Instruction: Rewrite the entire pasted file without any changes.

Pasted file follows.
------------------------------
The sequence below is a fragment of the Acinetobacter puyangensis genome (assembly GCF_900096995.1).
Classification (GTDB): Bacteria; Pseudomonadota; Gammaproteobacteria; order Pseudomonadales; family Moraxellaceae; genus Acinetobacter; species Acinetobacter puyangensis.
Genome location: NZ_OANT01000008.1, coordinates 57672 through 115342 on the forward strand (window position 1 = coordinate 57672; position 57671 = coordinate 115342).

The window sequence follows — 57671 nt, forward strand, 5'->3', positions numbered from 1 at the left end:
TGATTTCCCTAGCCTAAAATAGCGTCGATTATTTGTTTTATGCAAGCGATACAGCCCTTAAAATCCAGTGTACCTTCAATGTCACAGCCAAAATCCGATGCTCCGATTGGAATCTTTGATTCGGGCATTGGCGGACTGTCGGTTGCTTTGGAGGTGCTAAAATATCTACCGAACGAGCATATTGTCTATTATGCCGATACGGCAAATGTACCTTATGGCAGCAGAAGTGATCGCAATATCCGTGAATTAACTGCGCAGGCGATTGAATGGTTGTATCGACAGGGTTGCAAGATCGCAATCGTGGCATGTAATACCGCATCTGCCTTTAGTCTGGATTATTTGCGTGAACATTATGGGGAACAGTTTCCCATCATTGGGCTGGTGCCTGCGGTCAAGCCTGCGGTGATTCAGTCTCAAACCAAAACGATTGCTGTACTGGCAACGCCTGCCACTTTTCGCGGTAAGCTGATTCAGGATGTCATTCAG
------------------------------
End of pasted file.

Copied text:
The sequence below is a fragment of the Acinetobacter puyangensis genome (assembly GCF_900096995.1).
Classification (GTDB): Bacteria; Pseudomonadota; Gammaproteobacteria; order Pseudomonadales; family Moraxellaceae; genus Acinetobacter; species Acinetobacter puyangensis.
Genome location: NZ_OANT01000008.1, coordinates 57672 through 115342 on the forward strand (window position 1 = coordinate 57672; position 57671 = coordinate 115342).

The window sequence follows — 57671 nt, forward strand, 5'->3', positions numbered from 1 at the left end:
TGATTTCCCTAGCCTAAAATAGCGTCGATTATTTGTTTTATGCAAGCGATACAGCCCTTAAAATCCAGTGTACCTTCAATGTCACAGCCAAAATCCGATGCTCCGATTGGAATCTTTGATTCGGGCATTGGCGGACTGTCGGTTGCTTTGGAGGTGCTAAAATATCTACCGAACGAGCATATTGTCTATTATGCCGATACGGCAAATGTACCTTATGGCAGCAGAAGTGATCGCAATATCCGTGAATTAACTGCGCAGGCGATTGAATGGTTGTATCGACAGGGTTGCAAGATCGCAATCGTGGCATGTAATACCGCATCTGCCTTTAGTCTGGATTATTTGCGTGAACATTATGGGGAACAGTTTCCCATCATTGGGCTGGTGCCTGCGGTCAAGCCTGCGGTGATTCAGTCTCAAACCAAAACGATTGCTGTACTGGCAACGCCTGCCACTTTTCGCGGTAAGCTGATTCAGGATGTCATTCAG